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Michelle-HIt tickles me when one of the children in the family hears a song that their parents and I know to be sampled from a “back in the day” original and the kids think it’s new.  How many of us have debated the true origins of ‘Blurred Lines?’ (Thankfully, a court reminded the selectively forgetful, integrity-challenged Robin Thicke that Marvin Gaye is the song’s originator.)

One could argue that the reason that our children believe that what they’re listening to is new is because we haven’t done a good enough job of exposing them to our music. This analogy also holds true for many youngsters who are amazed at the 21st Century racism happening before their very eyes. Because they’re growing up in this so called post-racial America, seeing police officers get away with murder seems improbable, impossible even.

It’s not new.

Many blacks of a certain age have shied away from discussing Jim Crow and slavery with our children because of what I call “oppression-fatigue.” It’s my theory for why certain movies underperform at the box office. (Let’s please make ‘Selma’ the exception!) Black people have grown tired of seeing themselves depicted as oppressed and whites scoff at being perpetually identified as oppressors. One part of the argument can be heard when you hear whites say that neither they nor their parents had anything to do with slavery or Jim Crow because they weren’t around back then.

But when blacks’ only view of our past is from a victim’s perspective, we miss the opportunity to use our history as fuel in the way that Jewish people use theirs.  The purpose for looking back is not to depress, but to motivate; not to confirm whites’ mistaken beliefs about their superiority, but to validate by our resilience and enormous courage that we’re outstanding.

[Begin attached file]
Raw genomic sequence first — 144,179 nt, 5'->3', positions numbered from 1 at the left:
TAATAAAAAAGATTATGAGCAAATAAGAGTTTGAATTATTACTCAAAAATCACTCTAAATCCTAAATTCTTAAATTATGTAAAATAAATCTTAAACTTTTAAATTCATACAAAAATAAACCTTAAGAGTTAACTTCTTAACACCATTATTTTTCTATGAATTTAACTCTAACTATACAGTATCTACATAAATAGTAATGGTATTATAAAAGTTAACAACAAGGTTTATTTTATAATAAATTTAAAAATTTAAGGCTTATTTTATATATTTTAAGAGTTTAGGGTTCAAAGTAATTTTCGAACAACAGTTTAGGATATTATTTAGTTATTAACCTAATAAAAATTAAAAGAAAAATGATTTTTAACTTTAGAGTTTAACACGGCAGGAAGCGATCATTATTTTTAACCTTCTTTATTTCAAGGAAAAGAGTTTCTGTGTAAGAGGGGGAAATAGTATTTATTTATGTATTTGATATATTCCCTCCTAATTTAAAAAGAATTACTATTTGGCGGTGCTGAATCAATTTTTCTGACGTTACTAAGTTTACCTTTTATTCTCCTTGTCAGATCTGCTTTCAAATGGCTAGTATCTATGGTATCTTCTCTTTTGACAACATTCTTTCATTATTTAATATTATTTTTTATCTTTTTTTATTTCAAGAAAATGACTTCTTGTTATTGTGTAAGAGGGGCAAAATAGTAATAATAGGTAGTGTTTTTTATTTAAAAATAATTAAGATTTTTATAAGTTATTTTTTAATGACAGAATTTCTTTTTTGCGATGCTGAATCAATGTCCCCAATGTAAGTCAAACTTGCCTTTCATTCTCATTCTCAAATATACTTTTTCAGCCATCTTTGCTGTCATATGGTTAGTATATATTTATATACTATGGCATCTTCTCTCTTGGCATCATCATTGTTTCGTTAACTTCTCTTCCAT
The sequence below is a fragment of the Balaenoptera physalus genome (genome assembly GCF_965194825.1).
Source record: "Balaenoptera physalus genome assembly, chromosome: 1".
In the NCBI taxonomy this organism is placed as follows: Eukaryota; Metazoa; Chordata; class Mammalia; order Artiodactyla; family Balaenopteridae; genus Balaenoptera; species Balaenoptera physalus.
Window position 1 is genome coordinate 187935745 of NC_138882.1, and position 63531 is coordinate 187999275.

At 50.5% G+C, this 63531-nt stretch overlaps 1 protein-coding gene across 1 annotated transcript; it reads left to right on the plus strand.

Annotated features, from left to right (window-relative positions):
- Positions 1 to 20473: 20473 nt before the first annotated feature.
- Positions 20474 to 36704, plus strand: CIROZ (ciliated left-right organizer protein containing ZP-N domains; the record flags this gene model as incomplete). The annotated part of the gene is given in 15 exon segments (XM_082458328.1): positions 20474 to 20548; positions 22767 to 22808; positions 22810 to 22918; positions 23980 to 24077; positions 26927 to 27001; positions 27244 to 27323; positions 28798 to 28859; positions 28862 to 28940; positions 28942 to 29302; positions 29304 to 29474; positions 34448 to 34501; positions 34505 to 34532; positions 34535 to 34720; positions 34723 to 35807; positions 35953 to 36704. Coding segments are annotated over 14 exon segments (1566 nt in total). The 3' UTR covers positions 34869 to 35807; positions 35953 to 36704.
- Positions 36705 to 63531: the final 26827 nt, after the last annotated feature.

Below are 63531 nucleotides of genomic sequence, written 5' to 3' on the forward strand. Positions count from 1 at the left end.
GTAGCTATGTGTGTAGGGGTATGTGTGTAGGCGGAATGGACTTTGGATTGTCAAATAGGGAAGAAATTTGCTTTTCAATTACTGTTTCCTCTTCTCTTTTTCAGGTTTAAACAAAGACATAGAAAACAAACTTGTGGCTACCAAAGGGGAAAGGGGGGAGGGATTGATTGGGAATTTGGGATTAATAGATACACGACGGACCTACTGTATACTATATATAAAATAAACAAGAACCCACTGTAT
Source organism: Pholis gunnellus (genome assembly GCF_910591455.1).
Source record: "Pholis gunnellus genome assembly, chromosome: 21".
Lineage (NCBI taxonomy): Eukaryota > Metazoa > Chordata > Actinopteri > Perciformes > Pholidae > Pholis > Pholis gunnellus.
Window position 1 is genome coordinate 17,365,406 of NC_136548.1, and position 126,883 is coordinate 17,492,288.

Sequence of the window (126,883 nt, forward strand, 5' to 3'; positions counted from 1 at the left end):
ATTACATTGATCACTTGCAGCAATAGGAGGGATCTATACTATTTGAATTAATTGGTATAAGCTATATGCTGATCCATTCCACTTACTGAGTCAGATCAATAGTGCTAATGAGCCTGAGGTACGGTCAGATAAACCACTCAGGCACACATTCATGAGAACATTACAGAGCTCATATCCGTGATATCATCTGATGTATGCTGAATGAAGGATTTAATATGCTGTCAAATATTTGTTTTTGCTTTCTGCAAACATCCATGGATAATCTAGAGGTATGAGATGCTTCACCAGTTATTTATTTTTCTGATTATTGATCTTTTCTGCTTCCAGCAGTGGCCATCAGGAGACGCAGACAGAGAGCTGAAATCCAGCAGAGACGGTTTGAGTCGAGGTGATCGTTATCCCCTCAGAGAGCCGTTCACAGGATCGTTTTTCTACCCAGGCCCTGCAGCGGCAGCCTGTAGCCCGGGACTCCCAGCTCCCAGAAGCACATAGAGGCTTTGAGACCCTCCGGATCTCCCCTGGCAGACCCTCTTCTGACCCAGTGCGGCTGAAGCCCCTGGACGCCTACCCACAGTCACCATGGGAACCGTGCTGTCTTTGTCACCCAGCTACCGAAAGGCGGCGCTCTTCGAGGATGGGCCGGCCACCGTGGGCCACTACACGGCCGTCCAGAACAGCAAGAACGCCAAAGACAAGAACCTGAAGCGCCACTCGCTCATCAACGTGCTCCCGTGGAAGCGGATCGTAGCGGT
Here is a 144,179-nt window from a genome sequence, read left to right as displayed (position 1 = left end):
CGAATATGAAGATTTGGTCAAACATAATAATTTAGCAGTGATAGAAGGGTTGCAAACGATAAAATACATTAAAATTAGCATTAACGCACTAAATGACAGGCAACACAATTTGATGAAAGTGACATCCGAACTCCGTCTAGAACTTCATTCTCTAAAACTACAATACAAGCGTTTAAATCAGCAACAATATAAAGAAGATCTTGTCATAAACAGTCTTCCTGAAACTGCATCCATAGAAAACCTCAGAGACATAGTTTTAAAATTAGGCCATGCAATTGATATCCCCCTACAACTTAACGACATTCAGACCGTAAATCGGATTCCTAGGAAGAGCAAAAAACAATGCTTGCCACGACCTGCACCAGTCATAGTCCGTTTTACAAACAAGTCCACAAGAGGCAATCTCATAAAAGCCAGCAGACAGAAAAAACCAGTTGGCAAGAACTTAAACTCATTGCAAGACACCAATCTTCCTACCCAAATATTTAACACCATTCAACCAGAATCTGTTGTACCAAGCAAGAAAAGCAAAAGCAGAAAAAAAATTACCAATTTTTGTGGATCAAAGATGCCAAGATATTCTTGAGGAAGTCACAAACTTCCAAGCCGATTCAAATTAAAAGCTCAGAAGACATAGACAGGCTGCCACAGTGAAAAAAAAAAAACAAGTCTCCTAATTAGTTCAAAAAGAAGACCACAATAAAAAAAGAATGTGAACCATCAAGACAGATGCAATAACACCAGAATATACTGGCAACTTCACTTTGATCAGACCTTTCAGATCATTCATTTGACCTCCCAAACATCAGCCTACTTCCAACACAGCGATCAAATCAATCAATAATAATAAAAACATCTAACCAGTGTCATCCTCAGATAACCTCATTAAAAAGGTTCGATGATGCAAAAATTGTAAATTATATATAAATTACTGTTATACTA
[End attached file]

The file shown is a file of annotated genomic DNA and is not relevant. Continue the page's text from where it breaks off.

Our story about slavery and Jim Crow cannot stop at “look at what they did to us.” It has to be “look at how we emerged from this brutal, dignity-crushing institution to be the vibrant, creative, brilliant people that we are.” Everything that we’ve accomplished, from medicine to golf to the White House, is awesome; but juxtaposed against what we had to endure to become who we are, how can that not motivate our children?

It’s time for us to borrow from our Jewish brothers and sisters, who are adamant about teaching their children the atrocities of the Holocaust, but also, importantly, that their ancestors’ intelligence, ingenuity and determination is alive in them.

I was angry when I saw 12 Years a Slave. Not just because of what happened to Solomon Northup, the free black man tricked into living a dozen horrendous years as a slave. I was angry because I had not heard his story before it was depicted in the movie. I did not know that his book existed and that made me feel a profound level of disappointment; with myself and with the school system.

His, and stories like it are probably available at one of South Florida’s priceless historical venues which are featured in this section; the African American Research Library in Ft. Lauderdale, Spady Cultural Museum in Delray and the Black Archives in Miami.  I will be adding visits to these gems to my family’s monthly to-do list because even though Black History Month is relegated to the shortest month of the year, it’s no reason that we have to limit our celebration to February.

Now more than ever, we must embrace the entirety of our American experience and define it accurately, 365/24/7. Recent events make it crystal clear that people who do not know their history are doomed to repeat it.